Let’s now extend the conversation to understand how we as humans subconsciously seek out info we agree with and that supports the preexisting views we hold.

The Human Mind: Certainty and Order

Did you know that one of the most powerful drivers of human behavior is the desire for safety?

When we think we can predict the future, we feel safe. Therefore, when we perceive things as being chaotic, our brain attempts to make sense of the world by clinging to whatever order it can assimilate.

At present, society is in a difficult bind: businesses are closing, the economy is tanking, and people are dying—and all of this is happening on a daily basis.

So, as a response to the chaos, we are feeling anxious and looking for answers anywhere and everywhere. This type of response is normal and OK.

However, there’s another side to the conversation that deals with panic and uncertainty. Unfortunately, the more panic and uncertainty you feel, the more desperately you will cling to unsubstantiated answers and misinformation. The worst part about this is that you may not realize that you’re feeling this way because these emotions have become a normal thing!

The reality is when you're stressed, it's much more difficult to think critically, creatively, and rationally. This is because, under panic, the more advanced parts of the brain become hijacked by the more primitive parts, and otherwise smart individuals behave like frightened animals.

Think break: Can you think of a time you settled for a simple, unsubstantiated explanation because you were freaking out?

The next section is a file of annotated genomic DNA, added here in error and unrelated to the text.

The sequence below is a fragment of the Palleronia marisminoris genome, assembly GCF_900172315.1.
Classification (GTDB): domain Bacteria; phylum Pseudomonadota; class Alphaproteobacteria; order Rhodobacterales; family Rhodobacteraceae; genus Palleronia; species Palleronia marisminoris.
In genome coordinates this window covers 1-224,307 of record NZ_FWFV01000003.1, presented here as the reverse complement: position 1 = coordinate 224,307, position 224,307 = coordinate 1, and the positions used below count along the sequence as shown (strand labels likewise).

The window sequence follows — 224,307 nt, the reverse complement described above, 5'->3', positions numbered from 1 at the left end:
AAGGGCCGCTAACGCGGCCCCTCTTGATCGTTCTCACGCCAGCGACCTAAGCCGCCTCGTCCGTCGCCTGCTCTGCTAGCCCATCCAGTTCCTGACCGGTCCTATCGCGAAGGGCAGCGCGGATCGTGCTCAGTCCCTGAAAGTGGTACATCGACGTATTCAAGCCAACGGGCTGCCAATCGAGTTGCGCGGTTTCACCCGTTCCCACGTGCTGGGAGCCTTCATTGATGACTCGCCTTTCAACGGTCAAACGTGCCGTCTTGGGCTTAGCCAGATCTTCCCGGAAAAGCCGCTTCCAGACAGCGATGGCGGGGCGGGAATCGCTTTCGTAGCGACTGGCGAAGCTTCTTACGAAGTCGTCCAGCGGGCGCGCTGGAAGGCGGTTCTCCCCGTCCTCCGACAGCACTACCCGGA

Your Mind Sees What It Wants to See

There's a well-known psychological phenomenon called confirmation bias, which is one of many cognitive biases we are all burdened with.

What confirmation bias is, is a tendency to prioritize information (“evidence”) that supports one’s beliefs, while simultaneously discounting information that challenges or refutes those beliefs.

For example, let's say you believe left-handed people are more creative than right-handed people. When you meet a creative left-handed person, you'll check off the evidence box. But you might ignore the evidence when meeting a non-creative left-handed person, or a highly creative right-handed person.

The more rigid your belief, the more you gravitate to information or situations that serve as   "proof," no matter how outlandish they may be.

This behavior is so powerful that for thousands of years humans have killed and died for their beliefs rather than admit they were wrong!

Fortunately, somewhere along the way, we came up with what is known today as the scientific method, a multi-step process for exploring observations and answering questions. When a scientific consensus exists, it means something is predictable and repeatable no matter what arguments are presented.

Gravity, for example, is real and has an impact on you whether you believe in it or not. The same goes for evolution and climate change.